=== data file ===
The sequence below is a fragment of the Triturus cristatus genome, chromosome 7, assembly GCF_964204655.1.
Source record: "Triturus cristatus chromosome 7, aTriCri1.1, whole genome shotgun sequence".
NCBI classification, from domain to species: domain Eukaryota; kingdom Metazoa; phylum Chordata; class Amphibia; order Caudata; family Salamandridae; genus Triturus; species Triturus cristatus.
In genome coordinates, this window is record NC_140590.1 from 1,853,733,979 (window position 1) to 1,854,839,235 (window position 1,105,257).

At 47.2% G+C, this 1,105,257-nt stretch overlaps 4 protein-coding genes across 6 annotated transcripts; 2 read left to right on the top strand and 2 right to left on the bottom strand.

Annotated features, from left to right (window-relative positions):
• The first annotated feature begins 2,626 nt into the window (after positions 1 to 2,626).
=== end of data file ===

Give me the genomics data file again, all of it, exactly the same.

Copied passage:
The sequence below is a fragment of the Triturus cristatus genome, chromosome 7, assembly GCF_964204655.1.
Source record: "Triturus cristatus chromosome 7, aTriCri1.1, whole genome shotgun sequence".
NCBI classification, from domain to species: domain Eukaryota; kingdom Metazoa; phylum Chordata; class Amphibia; order Caudata; family Salamandridae; genus Triturus; species Triturus cristatus.
In genome coordinates, this window is record NC_140590.1 from 1,853,733,979 (window position 1) to 1,854,839,235 (window position 1,105,257).

At 47.2% G+C, this 1,105,257-nt stretch overlaps 4 protein-coding genes across 6 annotated transcripts; 2 read left to right on the top strand and 2 right to left on the bottom strand.

Annotated features, from left to right (window-relative positions):
• The first annotated feature begins 2,626 nt into the window (after positions 1 to 2,626).